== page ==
I am a big fan of Henry L. Gates’s African-American Lives Serieswhich recently aired on PBS. What I like about the series is that Gates did the necessary research on his subject’s families and followed the evidence where it took him. The results surprised most of his subjects and challenged many of their prior assumptions about their family histories and the black experience in America more generally. The emotional responses of his subjects followed the evidence and at times were quite powerful. The viewer feels Chris Rock’s tears after learning that an ancestor fought with a USCT unit and we follow Don Cheadle as he struggles to understand how it was possible that his ancestors were owned by Native Americans.
This approach stands in sharp contrast to the way the Sons of Confederate Veterans handle black history and so-called black Confederates such as Weary Clyburn. I keep coming back to the thought that was is most disturbing about the way the SCV interprets black history is that they do so in a way which satisfies their own agenda and accompanying emotional identification with the past. In short, there is little evidence that they are interested in the history they cite and this is borne out in the overly simplistic stories which you can find in great abundance on their websites. What I find even more disturbing and difficult to explain, however, is the involvement of African Americans themselves in reinforcing and spreading these stories. I’ve commented extensively on H.K. Edgerton who is one of the best known modern-day black Confederates. He is best known for his long marches across the South in Confederate uniform and carrying the battle flag. Back in September 2006 I commented on this phenomenon which I believe has some relevance here.
I’ve been thinking a great deal about what Edgerton’s ardent support of a narrow Southern/Confederate past means in light of my comments at the beginning of this post. Perhaps his support of the idea of black Confederates can be explained by some deep need to identify with and locate a place for himself within the Southern past. [Notice once again how quickly the Southern past reduces to the four years of the Confederacy.] Of course, one could identify with any number of regions and/or times in that past, but it is no surprise that the Civil War looms large here. After all it comes pre-packaged with stories of battlefield heroics and sacrifice that have proven attractive to so many – especially men.
What I find so depressing at the root of all of this is the apparent desperation on the part of Edgerton to find a home in the past through a white narrative of the Civil War that tends to ignore both the role of slavery as its cause and the importance of emancipation followed by the continued struggles for basic civil rights by African Americans after the Civil War. It’s as if those who push the black Confederate story are only willing to acknowledge black agency if it somehow conforms in a way that supports their own agenda. From what we know tens of thousands of black slaves risked their lives by running away from their farms and plantations towards Union lines. If that isn’t a story that begs for some kind of personal identification I don’t know what is. Why doesn’t Edgerton march across the South with that message? If our broader national narrative is about the struggle to realize our founding principles as contained in the Declaration of Independence than the story of African Americans has much to teach us.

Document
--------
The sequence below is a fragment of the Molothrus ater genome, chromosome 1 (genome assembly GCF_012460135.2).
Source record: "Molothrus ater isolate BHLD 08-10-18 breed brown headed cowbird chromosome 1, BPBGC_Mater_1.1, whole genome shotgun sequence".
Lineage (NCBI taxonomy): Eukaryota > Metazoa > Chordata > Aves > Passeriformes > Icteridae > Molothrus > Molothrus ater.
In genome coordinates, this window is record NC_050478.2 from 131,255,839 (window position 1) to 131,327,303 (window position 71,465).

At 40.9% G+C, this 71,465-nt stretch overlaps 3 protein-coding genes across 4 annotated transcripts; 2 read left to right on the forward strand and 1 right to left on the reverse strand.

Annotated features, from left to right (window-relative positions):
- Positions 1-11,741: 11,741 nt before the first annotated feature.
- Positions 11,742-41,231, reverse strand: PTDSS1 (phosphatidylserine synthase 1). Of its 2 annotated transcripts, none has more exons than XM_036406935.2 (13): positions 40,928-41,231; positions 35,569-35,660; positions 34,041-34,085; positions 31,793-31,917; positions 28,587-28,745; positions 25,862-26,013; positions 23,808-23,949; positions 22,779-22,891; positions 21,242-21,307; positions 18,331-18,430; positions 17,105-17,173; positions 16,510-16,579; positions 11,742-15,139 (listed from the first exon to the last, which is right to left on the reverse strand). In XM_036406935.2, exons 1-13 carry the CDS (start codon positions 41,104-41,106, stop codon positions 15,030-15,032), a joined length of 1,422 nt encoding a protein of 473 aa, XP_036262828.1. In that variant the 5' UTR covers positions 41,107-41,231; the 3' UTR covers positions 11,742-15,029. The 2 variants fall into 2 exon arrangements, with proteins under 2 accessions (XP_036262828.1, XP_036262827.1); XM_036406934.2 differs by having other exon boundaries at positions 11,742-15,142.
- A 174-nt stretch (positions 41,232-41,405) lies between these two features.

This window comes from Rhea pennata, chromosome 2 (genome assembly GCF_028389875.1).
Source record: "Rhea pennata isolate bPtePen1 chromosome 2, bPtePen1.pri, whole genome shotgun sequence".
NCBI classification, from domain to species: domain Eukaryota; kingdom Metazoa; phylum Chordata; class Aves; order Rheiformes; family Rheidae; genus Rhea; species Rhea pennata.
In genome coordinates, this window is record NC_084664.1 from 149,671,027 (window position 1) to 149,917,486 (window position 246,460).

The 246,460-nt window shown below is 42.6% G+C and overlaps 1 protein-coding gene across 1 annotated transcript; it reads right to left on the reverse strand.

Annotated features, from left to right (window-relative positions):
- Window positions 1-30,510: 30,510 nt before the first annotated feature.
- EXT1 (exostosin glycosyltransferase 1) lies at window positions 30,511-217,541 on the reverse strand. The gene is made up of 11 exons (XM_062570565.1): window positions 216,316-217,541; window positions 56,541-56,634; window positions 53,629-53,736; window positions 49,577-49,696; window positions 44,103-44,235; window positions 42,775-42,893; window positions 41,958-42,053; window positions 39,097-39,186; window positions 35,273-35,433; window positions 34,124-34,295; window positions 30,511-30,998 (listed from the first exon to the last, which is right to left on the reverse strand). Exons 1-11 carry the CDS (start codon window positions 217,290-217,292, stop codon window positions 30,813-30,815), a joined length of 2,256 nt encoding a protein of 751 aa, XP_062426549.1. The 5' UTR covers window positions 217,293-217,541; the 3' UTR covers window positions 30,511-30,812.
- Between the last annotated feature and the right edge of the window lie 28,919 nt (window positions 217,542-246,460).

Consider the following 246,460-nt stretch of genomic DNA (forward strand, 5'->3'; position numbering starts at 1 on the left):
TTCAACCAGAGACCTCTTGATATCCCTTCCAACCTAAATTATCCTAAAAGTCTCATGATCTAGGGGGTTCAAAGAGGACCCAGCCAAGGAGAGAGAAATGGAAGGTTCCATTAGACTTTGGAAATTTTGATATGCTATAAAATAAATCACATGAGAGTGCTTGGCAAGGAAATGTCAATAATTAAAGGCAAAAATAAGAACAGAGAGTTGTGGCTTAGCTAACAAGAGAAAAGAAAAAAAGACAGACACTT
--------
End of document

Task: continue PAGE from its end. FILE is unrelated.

Edgerton’s overly zealous identification can be seen as evidence that black Americans have a deep need to connect with the American past. But if that past has been sharply edited and controlled by one race as a means to maintain a racial hierarchy than is it any surprise that Edgerton is willing to interact with white Southerners who, for a number of reasons, are pushing the wild conclusion that large numbers of black Southerners fought in Confederate armies? I wonder whether he was taught about the multiple and meaningful ways in which slaves and other free black Americans influenced the outcome of the Civil War and added to our national narrative. Is glory and admiration really only to be found in a story that is so far-fetched that only a small handful of people support? When I teach about the Civil War I try to bring as much agency to the actions of African Americans as possible. The reason, of course, is that most of my students know next to nothing about African-American history and at times that story is absolutely crucial to understanding how the nation evolved along racial, political, and economic lines. The other reason is that there is a great deal to be proud of and to identify with and to hold up for its moral value.